The traffic was unbelievable! We never would have gotten our big bus out if it weren’t for the kid directing traffic. He was really helpful, but wanted to sell wallets to make money. Can you imagine sending your child out into the streets to earn $? As I said a different world. Although it is the birthplace of Christ it is 70% Muslim. We heard the call for prayer while we were there.

Went out for a fabulous dinner with my new friends (did not put pics because that is too ordinary).

Jerusalem is hopping at 11:00 pm.

- - - - - -

Wanted to include this one. The holes in the wall are ancient graves and then the Palestinian homes are built right on top.

A few Jews have bought homes in the Arab section for a huge amount of $. The Arab selling it then has to flee and can never come back. The Jew needs to be escorted with an armed truck to his home.
Also I did not get a pic from the bus (Palestinian side) but you could see the wall dividing the Palestinians from the Israelis and it was loaded with graffiti- in particular a huge picture of Trump with a big X through it.

Lior says it is a big issue: when the Israelites give them cement for houses they send back “gifts”, when they give them electricity they use it to send “gifts”. A dilemma. Plus they have so many children. And would get outnumbered. What should Israel do? As Lior says, “It is an open question.”

There is no mixing of the cultures and all the major religions have a claim to Jerusalem since all major religions have history there. I am saying there are distinct cultures however individuals interact just as they would here, as people. Our driver is Muslim as well. It is obvious the Lior and Chalile, our driver, are friends and have a mutual respect. Well better get to sleep. I am getting carried away.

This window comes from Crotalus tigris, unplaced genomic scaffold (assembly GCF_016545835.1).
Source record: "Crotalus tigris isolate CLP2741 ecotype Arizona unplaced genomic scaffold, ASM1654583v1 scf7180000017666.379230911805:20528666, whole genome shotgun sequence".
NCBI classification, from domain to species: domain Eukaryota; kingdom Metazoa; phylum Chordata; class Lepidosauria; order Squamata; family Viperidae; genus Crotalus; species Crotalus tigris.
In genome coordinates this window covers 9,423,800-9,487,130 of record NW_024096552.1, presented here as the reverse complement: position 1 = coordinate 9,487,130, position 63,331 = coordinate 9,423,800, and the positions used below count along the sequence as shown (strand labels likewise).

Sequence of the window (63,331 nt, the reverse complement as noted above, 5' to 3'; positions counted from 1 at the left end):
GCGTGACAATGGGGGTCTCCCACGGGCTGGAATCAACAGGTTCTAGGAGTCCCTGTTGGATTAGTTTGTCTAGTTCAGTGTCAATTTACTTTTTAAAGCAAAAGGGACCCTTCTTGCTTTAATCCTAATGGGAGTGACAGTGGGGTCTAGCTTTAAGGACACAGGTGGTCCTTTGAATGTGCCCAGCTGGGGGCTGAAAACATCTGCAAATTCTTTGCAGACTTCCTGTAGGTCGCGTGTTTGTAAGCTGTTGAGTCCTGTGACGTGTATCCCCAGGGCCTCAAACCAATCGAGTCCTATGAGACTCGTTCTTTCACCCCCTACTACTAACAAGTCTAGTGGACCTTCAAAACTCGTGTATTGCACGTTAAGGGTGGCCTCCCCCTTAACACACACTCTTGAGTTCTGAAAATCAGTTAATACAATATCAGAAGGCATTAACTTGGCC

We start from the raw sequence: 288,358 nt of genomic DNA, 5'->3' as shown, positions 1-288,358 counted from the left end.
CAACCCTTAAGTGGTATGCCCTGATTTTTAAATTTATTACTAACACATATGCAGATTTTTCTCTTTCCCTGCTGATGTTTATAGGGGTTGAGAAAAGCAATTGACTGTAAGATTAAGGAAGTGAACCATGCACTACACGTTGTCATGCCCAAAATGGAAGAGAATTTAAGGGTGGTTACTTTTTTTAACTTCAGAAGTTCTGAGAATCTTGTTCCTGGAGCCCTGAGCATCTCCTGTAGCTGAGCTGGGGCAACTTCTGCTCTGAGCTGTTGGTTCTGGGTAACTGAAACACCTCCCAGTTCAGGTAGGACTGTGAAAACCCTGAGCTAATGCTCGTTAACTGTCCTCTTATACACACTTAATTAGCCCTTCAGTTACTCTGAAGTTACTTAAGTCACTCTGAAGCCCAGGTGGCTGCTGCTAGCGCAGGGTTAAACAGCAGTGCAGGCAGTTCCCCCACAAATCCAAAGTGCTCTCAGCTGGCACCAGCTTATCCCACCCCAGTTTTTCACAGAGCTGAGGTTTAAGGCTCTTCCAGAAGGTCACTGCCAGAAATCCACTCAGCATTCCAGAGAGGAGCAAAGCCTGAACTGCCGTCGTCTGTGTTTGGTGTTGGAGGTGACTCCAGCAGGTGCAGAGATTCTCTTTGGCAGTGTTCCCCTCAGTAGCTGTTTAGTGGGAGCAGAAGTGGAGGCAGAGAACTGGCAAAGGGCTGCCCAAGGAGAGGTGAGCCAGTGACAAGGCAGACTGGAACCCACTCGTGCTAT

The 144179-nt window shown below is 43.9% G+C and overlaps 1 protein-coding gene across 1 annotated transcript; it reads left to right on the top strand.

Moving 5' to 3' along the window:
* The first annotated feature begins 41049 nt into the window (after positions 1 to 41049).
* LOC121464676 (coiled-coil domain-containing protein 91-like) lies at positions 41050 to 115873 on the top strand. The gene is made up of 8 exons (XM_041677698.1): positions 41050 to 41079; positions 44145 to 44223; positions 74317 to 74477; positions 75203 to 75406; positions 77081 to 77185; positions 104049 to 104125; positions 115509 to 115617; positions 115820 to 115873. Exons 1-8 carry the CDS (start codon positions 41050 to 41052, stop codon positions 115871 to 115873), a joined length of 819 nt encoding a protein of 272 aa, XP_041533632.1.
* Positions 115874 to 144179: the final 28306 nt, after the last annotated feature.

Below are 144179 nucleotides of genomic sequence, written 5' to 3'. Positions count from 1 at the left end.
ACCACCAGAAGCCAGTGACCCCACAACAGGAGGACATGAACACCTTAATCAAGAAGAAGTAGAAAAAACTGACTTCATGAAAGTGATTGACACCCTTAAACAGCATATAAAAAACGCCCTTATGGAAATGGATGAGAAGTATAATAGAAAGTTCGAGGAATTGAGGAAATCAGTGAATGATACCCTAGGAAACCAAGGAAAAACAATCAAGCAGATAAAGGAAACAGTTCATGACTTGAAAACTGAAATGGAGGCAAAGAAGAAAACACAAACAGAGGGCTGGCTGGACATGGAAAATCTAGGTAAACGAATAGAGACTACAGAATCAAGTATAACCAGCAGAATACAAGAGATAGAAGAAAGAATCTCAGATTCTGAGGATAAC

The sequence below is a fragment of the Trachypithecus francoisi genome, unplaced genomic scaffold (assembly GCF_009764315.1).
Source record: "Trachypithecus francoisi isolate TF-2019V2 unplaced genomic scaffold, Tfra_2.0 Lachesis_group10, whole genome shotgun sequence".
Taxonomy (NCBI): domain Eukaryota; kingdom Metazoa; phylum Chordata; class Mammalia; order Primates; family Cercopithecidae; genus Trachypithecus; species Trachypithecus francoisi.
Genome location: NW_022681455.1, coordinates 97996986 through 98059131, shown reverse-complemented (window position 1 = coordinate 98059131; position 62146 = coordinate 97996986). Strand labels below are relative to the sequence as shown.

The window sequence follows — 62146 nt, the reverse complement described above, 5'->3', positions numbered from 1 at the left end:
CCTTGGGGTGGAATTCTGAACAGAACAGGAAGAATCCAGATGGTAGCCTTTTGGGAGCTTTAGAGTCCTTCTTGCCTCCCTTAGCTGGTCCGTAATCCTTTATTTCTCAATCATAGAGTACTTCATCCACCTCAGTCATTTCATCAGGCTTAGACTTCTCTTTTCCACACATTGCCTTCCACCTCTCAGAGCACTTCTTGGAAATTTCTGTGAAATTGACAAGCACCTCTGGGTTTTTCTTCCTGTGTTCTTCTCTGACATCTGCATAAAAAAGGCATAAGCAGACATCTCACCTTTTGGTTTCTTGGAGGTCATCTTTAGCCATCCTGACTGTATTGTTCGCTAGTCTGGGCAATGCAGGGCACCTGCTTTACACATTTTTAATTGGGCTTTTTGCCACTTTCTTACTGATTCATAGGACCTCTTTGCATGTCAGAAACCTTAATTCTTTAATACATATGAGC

Day 13 (July 5, 2018)

Started the day with a Palestinian speaker. The Palestinians have actually never had a country. They are more of a geographical group. Interesting to hear his perspective. There are so many problems and issues here. With every possible solution there are different perspectives. Lior always says, “It depends on which glasses you put on.” The Palestinians can be various religions and have been under many different countries’ rules. They are more of a geographical group. They want a separate state that would be economical viable with a port and an airport. However, water is so scarce here that hardly seems likely.

The other issues are they do not have full citizenship rights. They would very quickly over populate the Jews due to their much higher birthrate if given that. Later in the day we went to the West Bank. Who owns its? The Palestinians are very upset with the Jewish settlements and there are places that Israeli citizens can not go. You will see a sign that I took a pic of on the West Bank. On the other hand, they are just sort of neighborhoods outside of Jerusalem, that are less expensive than living in Jerusalem. The mayor of Jerusalem lives there.